Sparse Voxel Octree on GPU

This is the work for my Master’s thesis for which I received distinction resulting in a class I honours.

The concept is using a sparse voxel octree instead of the traditional triangle mesh as the scene geometry. This enables us to use ray-casting for rendering in runtime. This is achieved by using the GPU’s (in this case NVIDIA’s) multiprocessing capabilities. However the implementation uses the common OpenGL (and GLSL) rather than a multi-purpose platform like CUDA.
Rendering Voxels
Since the 3D programs do not create a volume-based geometry (at least not one usable by this algorithm) the program has 2 parts.
First a GLSL shader renders the scene to a special structure in graphics memory. This structure is made of voxels instead of pixels, meaning the scene is rendered into special kinds of volumes, instead of being rasterized to pixels. It is in form of an octree, meaning the largest node (the scene itself is divided into 8 smaller cubes and they are divided into 8 cubes in turn and so on and the whole structure is in form of a tree structure. And finally, it is sparse, meaning that empty cubes have null pointers which save the space in the memory.

Part of the loop in fragment shader which voxelizes the triangle mesh:

nodeindex=0;//starting at root node
while (tester>2)//leaf node here is in fact 2x2x2 cube equivalent to a single 3x3x3 brick
{
    tester		= tester >>1;//half value for halving the volume
    offspring	= octree[nodeindex].children;
    if ( offspring == 0)//node is not divided yet
    {
        //positive means someone else has taken it already
        //if it is zero by getting it, it will be positive and a fork of actions happen
        int lockstate = atomicAdd(mutices+nodeindex,1);
        if (lockstate != 0)//mutex already taken by others
        {
            if (lockstate < 0)
            {
                lockstate = atomicAdd(mutices+nodeindex, -1);
            }
            //add to queue and exit
            int queueind = atomicAdd(pilot->queueindex,1);

            uvec3 xyz = (x | (i<<31), y | (j<<31), z | (k<<31) );
            vec3 rgb;
            pilot->queue[queueind].rgb = rgb;
            pilot->queue[queueind].xyz = xyz;


            return;
        }
        else//this is the first thread which attempts to divide the node
        {
            //...
        }
    }

    //children now available
    nextnode = 0;
    if ((x+i) & tester) nextnode = nextnode + 1;
    if ((y+j) & tester) nextnode = nextnode + 2;
    if ((z+k) & tester) nextnode = nextnode + 4;
    //so, on next loop this particular child is used as parent
    nodeindex = offspring+nextnode;

    //at the end we are either ready to start further division
    //or at n-1st level which means we are ready to write to brick
}//while (traversing all the way down to leaf)

//write to the brick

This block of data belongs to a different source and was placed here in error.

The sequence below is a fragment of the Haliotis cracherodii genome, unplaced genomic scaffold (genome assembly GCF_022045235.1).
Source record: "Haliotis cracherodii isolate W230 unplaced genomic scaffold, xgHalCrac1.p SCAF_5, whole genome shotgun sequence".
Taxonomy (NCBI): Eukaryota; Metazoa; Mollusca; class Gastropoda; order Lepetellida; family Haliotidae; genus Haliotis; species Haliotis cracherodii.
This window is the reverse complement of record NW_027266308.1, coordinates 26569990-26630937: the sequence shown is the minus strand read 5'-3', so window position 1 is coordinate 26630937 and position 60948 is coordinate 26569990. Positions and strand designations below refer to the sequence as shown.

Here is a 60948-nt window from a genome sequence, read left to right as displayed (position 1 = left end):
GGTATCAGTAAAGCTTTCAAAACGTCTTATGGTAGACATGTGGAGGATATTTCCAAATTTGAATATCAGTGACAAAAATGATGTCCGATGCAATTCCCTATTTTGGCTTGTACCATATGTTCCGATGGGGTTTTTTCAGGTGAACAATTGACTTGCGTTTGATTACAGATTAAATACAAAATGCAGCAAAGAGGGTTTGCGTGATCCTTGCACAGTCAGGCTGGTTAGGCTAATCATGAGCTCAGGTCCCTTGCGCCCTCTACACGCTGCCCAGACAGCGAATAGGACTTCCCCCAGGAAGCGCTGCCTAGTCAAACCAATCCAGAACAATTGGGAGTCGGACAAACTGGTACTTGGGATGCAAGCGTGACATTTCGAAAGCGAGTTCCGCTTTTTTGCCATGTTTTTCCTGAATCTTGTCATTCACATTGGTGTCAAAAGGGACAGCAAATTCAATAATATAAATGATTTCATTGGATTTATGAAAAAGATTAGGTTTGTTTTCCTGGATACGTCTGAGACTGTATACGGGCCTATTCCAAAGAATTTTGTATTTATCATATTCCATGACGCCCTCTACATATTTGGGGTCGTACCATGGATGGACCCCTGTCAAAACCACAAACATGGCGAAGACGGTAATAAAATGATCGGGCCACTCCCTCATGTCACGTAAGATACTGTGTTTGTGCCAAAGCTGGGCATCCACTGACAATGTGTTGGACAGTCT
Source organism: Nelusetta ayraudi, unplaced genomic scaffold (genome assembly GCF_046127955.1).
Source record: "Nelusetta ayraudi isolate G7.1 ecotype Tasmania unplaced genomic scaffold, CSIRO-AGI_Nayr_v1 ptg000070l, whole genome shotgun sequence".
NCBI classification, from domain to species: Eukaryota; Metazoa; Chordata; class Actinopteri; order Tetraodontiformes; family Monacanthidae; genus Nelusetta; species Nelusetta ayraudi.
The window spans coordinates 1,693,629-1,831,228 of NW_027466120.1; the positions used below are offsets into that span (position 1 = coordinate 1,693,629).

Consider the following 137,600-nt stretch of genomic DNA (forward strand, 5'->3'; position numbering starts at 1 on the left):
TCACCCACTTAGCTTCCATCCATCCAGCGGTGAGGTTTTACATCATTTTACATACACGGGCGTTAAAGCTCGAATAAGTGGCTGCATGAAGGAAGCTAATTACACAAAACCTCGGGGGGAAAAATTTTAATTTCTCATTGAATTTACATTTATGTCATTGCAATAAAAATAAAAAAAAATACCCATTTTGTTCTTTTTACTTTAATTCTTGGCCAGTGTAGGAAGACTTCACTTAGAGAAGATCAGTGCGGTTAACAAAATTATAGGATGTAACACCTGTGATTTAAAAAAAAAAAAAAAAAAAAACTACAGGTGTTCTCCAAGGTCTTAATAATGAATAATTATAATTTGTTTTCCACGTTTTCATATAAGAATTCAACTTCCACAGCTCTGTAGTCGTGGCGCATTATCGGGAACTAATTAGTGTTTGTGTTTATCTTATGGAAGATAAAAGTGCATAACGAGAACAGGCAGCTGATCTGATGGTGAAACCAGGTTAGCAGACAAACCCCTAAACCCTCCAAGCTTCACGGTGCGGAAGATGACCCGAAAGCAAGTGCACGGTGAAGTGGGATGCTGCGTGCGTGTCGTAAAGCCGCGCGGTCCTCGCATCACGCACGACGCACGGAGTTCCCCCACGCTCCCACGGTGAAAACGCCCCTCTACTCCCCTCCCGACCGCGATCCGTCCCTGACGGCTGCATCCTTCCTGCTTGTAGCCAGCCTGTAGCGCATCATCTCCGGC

tempind = ((x&1) + 1 -  2*i)*1+((y&1) + 1 - 2*j)*3+((z&1)+ 1 - 2*k)*9;
brick[nodeindex].sub27[tempind].xyz=rgb_f.xyz;
brick[nodeindex].sub27[tempind].w=1.0;
           

Second part of the program happens during the runtime render. After the first GLSL shader generates the octree, a pointer to the memory structure is used by the second GLSL program. This program casts rays from the viewpoint to the scene and based on the cubes it intersects it collects the corresponding pixel in the final rendered image.

Part of the loop in fragment shader which traverses the octree using a parametrized ray to gather the pixel:

    while (tester>2 )
{
    offspring = octree[nodeindex].children;
    if (offspring ==0)
    {
        skp++;
        break;
    }
    level = level -1;
    tester = tester>>1;
    nextnode = 0;
    if ((intvp.x & tester) > 0) nextnode = nextnode+1;
    if ((intvp.y & tester) > 0) nextnode = nextnode+2;
    if ((intvp.z & tester) > 0) nextnode = nextnode+4;
    //so on next loop this particular child is used as parent
    nodeindex = offspring+nextnode;

}

if (tester == 2)//small cube
{
    bc = brick[nodeindex];
    for (p=0; p<1; p++)
    {
        //find the 8 indices, interpolate, gather and move
        //if exiting the brick break
        //...
        bi = ((intvp.x) & 1) + ((intvp.y) & 1)*3 +((intvp.z) & 1)*9;
        for (i=0; i<2; i++)
        {
            //inner loops of 3 increments for j and 9 increments for k
            contrib.x = contrib.x + bc.sub27&#91;bi+i+j+k&#93;.x * bc.sub27&#91;bi+i+j+k&#93;.w;
            //same for y and z
            contrib.w = contrib.w + bc.sub27&#91;bi+i+j+k&#93;.w;
            if (bc.sub27&#91;bi+i+j+k&#93;.w > float(0)) pixcnt++;
        }
        // use pixcnt to average the collected contrib values
        gathered = contrib;
    }
    if (gathered.w > 0)  break;

    //small cube? small move
    vp = cubemove(vp, 0);

}//small cube
else
{
    //big cube? big move!
    vp = cubemove(vp, level);
}

As said before, concept of the research was using an OpenGL implementation to achieve the goal. Similar research has been done before on a high-end NVIDIA graphic card on a fast Windows-based PC with collaboration of NVIDIA. The implementation here uses a common NVIDIA card on a linux-based average laptop. Nvidia’s latest driver for Linux at the time was still missing the trilinear interpolation functionality for textures which lead to the aliasing effect you see in the image above.

Render Complexity[This is a representation of complexity of render for various pixels on the screen. As you can see, the rays far away from the occupied parts of the scene are gathered faster.]

One interesting feature of voxel-based geometry is that semi-transparent objects can be achieved without special hacks.
Real cloud[A “real” cloud geometry generated by superimposing Perlin noise of various levels of granularity. This is also fully implemented in GLSL.]

You wanted to see my code so you are here!